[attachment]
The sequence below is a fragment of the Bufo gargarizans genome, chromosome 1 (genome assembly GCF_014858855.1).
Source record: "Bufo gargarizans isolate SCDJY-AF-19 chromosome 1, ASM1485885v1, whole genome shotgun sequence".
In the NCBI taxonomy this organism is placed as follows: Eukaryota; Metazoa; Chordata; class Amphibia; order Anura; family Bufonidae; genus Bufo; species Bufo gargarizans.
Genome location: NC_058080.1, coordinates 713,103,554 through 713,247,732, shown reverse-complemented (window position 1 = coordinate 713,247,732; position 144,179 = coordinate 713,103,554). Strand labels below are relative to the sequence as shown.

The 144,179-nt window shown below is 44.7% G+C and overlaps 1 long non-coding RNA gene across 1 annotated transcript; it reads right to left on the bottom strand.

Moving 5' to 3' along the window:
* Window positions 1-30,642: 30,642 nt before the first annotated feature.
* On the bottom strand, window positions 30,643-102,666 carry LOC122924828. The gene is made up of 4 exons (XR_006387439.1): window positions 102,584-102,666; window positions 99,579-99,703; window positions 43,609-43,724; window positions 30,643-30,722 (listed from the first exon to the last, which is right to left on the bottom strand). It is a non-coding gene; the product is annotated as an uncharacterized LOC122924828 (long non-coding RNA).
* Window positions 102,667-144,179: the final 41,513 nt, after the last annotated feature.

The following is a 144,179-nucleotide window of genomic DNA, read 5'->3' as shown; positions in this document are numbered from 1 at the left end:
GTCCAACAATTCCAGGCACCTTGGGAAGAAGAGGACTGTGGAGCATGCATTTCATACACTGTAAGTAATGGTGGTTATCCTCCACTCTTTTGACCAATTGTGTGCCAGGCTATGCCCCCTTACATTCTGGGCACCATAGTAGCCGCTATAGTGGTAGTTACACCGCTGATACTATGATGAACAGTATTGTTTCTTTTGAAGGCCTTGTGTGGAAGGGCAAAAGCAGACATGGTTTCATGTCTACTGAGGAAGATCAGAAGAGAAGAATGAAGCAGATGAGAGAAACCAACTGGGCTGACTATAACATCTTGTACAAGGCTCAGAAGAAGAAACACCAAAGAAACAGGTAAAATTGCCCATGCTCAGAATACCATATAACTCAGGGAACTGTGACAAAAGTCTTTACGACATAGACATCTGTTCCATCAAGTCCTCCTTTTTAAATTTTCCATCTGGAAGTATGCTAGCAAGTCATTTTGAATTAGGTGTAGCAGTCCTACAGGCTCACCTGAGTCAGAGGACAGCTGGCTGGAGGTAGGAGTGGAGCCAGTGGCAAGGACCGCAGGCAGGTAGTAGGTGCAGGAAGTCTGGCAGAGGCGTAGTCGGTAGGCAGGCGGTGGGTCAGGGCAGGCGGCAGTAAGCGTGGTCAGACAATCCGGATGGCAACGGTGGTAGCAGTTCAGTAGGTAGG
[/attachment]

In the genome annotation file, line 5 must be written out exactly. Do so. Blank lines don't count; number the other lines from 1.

The 144,179-nt window shown below is 44.7% G+C and overlaps 1 long non-coding RNA gene across 1 annotated transcript; it reads right to left on the bottom strand.